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“People who live here need a first home,” said Matthew Berger, a Mid-City resident who testified against the proposal. “Why is the city giving a handout to people who have second homes?”

Under the proposed ordinance, Angelenos could host travelers in a property other than their own primary residence only if it is a home they own and live in occasionally.

They could host only one vacation rental each. And they could not offer up such rentals in granny flats, affordable housing, rent-stabilized units or apartments recently pulled from the rental market under the Ellis Act.

City officials have estimated that as of this spring, more than 7,800 units were being used in L.A. as vacation rentals. Planning officials had suggested that L.A. would permit up to 3,625 vacation rentals across the city, limit the number by building and geographic area, and set a 30-day annual cap on how often they could be rented to travelers.

In a divided vote, the planning commission backed a plan that loosened some of those proposed rules, recommending that the city allow around 14,500 vacation rentals across the city and permit each of them to be rented out for as many as 90 days a year. The Los Angeles Vacation Home Rental Alliance called the revised proposal “a good start.”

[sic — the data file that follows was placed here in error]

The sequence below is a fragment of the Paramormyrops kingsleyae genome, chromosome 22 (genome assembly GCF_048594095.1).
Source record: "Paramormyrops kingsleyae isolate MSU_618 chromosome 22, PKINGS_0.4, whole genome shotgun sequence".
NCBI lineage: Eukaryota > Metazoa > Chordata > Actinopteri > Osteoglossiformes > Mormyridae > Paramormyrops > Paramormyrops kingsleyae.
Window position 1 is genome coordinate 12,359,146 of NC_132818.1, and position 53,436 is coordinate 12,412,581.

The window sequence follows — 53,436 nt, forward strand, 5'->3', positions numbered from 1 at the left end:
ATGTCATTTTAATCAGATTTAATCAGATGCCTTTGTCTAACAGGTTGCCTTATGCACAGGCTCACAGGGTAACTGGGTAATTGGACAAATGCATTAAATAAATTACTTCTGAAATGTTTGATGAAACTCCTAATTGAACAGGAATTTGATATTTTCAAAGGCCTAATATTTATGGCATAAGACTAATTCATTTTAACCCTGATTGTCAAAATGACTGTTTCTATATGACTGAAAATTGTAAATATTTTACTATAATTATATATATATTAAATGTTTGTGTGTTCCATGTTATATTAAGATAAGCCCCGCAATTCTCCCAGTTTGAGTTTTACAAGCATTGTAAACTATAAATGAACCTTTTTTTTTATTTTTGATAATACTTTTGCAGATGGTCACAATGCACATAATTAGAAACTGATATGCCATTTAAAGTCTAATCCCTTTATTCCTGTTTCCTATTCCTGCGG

Two commissioners — Karen E. Mack and Dana Perlman — balked at the plan.

Perlman said he didn’t understand why the city would take any step that would allow more units that could be permanent homes for Angelenos to be run as night-to-night rentals. Other commissioners countered that such rentals were a long-standing and legitimate part of the economy.

“I don’t want to penalize or punish ways that people are making a living by restricting things too tightly,” said Caroline Choe, one of the commissioners who voted for the proposed rules.

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The proposal now heads to the Los Angeles City Council, where it is likely to spur more debate: Representatives of three council members — Mike Bonin, Paul Koretz and Monica Rodriguez — came to Thursday’s meeting to oppose it. Rodriguez planning deputy Paola Bassignana said the proposal “reopens the loophole we just spent years closing.”